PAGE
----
Charitable Trusts

Charitable trusts embody many of the benefits of planning a gift within the context of your overall financial and estate planning.  These tools are tremendously flexible, offer a number of significant tax benefits, and can provide financial benefits to you, your heirs, and charities such as MLR.  They can be established either during life or can come into being through a provision in your will or living trust.  If you own an asset that is too risky for you or is not generating enough income, and you want to diversify your investments while avoiding both up-front and long-term capital gains and income taxes, a charitable trust may offer unmatched benefits while providing you with a way to make a significant gift to MLR in the future.

The two basic types of charitable trusts are the charitable remainder trust and the charitable lead trust.  With a charitable remainder trust, the more common version, the charity receives the remaining balance in the trust after the trust pays income to you or your heirs for a specified period of time.  With a charitable lead trust, the positions are reversed: the trust pays income to charity for a certain period of time, and the remainder is then distributed to your heirs at the end of the designated period.  Charitable lead trusts can enable you to make a significant gift to charity while at the same time preserving family wealth intact for future generations.  Charitable lead trusts can be a tremendously effective method of avoiding gift and estate taxes.

An example of a typical fact pattern for a charitable remainder trust is below.

  1. You transfer cash or appreciated property to the trust, which will pay you income for your life or for a set number of years.  (You can also name a spouse, children, or others as beneficiaries of the income stream.)  You get an income tax deduction for the full value of your donation in the year of the gift, which can be carried forward for up to five years if needed.  Montana residents are eligible to receive the Montana Endowment Tax Credit as well.  The trust is tax-exempt, so it can sell the property and reinvest the proceeds without incurring capital gains taxes.  You can make further gifts to the trust in the future and receive additional tax deductions.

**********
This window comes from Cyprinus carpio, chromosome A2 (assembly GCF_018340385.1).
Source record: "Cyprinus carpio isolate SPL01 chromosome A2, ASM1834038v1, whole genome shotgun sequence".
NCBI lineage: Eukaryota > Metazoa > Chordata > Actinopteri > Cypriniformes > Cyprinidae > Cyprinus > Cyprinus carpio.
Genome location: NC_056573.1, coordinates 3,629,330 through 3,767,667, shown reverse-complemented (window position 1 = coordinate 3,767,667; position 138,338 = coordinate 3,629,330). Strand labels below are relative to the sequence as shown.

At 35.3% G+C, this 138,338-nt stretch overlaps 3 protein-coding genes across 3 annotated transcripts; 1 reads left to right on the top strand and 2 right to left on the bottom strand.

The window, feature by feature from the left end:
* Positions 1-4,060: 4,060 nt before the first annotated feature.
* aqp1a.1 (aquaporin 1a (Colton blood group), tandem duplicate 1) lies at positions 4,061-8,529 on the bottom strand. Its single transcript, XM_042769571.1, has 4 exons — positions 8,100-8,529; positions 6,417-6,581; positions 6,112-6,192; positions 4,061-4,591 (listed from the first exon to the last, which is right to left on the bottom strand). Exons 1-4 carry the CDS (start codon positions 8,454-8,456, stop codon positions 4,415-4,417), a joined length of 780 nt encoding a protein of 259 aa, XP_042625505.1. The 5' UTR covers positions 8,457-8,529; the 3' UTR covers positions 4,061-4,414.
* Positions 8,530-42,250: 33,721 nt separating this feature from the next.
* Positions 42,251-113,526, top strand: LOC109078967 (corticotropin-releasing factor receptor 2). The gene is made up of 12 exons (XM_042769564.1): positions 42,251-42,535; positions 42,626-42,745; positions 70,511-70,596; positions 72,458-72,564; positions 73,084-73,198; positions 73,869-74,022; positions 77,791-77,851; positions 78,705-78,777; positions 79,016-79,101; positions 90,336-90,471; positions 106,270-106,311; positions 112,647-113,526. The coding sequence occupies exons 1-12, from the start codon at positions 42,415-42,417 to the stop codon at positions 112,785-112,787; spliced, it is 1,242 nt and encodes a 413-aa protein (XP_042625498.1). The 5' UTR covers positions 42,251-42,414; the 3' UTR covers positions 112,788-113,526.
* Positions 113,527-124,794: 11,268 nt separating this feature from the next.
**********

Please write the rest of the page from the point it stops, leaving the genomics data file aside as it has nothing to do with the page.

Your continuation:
2. During your life (or the term of the trust), the trust will pay you income, typically based on the value of the assets in the trust.  Income that the trust earns is generally tax-exempt—a significant difference between a charitable trust and other types of trusts.  You are therefore able to benefit from tax-free growth of your portfolio inside the trust.  Income you receive from the trust may be taxed at preferential rates.
  3. After you and other beneficiaries pass away, or at the end of the term, the remainder in the trust is distributed to MLR and other charities.  You may direct that MLR use the assets for a specific purpose, or can allow MLR to use the assets where they are most needed.